First of all, could you tell us a little bit about yourself ?

I was born in Kilkenny, Ireland on September 12, 1942. I attended National School at a little place called Lisdowney. The village master in the town thought his little school were the best. He was a sincere man and stern to view. That was from the age of 6 to 14. Then, I attended the college in Kilkenny City. It was during this time that I experienced the excitement of watching my first action movies by a travelling film show in a tent. It was sheer magic. I went to London in the early 1960’s and attended Mountview Academy of Theatre Arts. I took a job with Butlins Holiday Camp in 1963, organising sport and playing in their theatre to gain experience.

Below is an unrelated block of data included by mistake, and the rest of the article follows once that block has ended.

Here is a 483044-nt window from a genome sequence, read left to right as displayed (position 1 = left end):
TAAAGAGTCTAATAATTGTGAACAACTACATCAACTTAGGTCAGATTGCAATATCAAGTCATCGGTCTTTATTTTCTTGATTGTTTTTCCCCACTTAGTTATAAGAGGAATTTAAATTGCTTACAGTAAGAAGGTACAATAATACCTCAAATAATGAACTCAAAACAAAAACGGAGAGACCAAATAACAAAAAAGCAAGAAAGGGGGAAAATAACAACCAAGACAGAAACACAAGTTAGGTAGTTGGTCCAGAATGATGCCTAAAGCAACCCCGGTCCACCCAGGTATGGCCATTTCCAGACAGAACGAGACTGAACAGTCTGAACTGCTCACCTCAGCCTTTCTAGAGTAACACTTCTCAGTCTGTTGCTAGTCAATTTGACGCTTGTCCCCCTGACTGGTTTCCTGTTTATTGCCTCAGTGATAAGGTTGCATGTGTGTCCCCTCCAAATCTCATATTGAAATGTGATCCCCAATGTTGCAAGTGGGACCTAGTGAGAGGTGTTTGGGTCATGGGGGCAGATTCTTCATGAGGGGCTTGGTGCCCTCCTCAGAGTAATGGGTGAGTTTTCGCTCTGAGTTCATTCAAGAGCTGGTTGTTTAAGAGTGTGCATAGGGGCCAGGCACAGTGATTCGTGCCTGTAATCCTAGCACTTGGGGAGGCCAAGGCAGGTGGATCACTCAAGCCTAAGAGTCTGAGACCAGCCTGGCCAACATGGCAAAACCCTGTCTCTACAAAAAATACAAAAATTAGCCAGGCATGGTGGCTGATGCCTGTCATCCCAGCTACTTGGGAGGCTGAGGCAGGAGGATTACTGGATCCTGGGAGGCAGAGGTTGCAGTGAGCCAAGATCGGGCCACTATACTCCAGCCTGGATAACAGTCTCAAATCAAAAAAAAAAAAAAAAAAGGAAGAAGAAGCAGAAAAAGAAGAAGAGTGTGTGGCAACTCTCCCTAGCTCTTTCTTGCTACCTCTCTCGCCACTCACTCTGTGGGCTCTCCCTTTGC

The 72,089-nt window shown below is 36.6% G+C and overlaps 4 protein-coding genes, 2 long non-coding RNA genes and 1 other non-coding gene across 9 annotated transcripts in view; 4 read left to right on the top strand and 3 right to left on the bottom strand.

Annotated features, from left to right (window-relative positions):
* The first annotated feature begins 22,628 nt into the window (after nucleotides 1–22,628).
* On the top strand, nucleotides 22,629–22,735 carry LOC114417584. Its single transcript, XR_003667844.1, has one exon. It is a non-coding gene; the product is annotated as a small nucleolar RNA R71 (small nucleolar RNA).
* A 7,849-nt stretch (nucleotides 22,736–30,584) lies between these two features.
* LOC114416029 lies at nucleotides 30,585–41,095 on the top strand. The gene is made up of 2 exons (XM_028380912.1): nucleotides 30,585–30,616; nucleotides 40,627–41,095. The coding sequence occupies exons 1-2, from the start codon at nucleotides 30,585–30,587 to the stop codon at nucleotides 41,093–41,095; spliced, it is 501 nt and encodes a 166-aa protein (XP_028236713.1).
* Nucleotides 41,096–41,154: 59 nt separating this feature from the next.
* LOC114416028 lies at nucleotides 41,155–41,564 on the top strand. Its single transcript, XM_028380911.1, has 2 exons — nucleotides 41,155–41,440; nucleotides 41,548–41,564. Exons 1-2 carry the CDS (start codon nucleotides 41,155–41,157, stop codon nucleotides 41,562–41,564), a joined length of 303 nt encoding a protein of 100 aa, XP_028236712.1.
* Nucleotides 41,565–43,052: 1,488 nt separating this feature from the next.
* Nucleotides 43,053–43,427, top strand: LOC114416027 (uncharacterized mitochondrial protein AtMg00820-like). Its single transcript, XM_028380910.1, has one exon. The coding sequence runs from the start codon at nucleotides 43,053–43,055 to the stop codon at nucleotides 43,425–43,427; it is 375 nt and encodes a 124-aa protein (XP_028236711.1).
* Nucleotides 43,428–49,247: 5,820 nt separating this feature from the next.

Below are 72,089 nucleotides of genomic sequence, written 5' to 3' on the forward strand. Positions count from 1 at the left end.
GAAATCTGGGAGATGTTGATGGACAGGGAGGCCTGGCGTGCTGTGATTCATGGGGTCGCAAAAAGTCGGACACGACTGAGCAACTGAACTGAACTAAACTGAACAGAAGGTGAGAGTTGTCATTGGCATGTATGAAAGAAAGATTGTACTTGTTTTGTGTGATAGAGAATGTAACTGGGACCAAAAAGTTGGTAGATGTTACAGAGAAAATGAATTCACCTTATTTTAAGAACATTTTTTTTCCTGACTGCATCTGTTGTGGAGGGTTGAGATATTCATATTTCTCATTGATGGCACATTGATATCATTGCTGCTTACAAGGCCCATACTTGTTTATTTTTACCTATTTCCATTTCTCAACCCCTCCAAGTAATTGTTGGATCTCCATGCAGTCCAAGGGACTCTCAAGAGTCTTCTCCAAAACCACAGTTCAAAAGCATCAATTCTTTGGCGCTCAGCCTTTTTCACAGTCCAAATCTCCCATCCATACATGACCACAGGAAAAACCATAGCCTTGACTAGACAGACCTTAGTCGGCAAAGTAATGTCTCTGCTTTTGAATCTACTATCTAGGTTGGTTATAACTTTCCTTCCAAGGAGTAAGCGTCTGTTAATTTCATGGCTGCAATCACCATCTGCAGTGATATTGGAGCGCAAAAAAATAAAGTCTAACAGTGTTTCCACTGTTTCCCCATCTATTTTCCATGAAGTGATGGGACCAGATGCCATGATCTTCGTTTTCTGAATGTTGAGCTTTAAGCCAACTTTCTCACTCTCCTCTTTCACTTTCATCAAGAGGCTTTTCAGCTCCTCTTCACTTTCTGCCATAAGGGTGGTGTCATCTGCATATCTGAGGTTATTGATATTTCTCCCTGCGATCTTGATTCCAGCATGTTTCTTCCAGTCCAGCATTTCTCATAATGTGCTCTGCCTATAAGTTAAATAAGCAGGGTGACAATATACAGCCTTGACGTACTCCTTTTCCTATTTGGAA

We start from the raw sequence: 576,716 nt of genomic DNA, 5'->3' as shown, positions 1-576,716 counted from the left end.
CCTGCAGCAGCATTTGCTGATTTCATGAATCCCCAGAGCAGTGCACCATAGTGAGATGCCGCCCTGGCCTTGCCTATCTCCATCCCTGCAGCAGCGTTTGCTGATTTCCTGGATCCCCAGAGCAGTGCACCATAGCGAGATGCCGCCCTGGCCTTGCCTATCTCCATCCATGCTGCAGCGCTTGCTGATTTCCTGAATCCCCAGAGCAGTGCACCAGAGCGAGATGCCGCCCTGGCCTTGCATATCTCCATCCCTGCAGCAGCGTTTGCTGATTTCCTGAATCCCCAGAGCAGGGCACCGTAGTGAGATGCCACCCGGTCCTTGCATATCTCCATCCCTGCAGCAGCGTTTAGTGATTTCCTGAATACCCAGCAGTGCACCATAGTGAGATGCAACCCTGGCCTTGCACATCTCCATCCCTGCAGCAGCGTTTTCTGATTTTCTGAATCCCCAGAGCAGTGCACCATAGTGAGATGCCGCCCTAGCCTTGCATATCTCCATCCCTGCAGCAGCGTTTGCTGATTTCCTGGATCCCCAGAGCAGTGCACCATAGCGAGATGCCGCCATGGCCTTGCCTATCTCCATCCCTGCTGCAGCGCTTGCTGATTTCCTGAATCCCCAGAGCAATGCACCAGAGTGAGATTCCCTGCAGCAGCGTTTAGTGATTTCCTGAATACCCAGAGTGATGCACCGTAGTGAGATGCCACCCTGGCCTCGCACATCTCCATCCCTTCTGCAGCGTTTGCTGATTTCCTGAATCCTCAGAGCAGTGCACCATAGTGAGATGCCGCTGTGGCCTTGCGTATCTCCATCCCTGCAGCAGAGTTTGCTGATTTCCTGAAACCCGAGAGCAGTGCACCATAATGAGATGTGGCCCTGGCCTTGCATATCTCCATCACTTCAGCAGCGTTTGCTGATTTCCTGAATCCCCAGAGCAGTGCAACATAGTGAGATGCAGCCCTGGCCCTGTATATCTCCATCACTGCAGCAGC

I won a Charlton Heston talent contest in 1974 that took me to Hollywood for the first time. I was already preparing my skills with boxing, wrestling, fencing, swimming, trampoline and gym work out, special motorcar and motorcycling driving skills, parachuting and various other sports in view of becoming an action stunt man in films. I attended stunt classes to learn the basics and joined a stunt agency for films and commercials. It was for commercials that I got my first stunt jobs. The white knight in Supersoft hairspray and the action man on Cadburys milk tray chocolates stunts. One was jumping on to a speeding train from a bridge. One transferring from a car to a helicopter and one were jumping on to a truck from a cliff edge. These were very daring, action packed, prestigious and Bondish.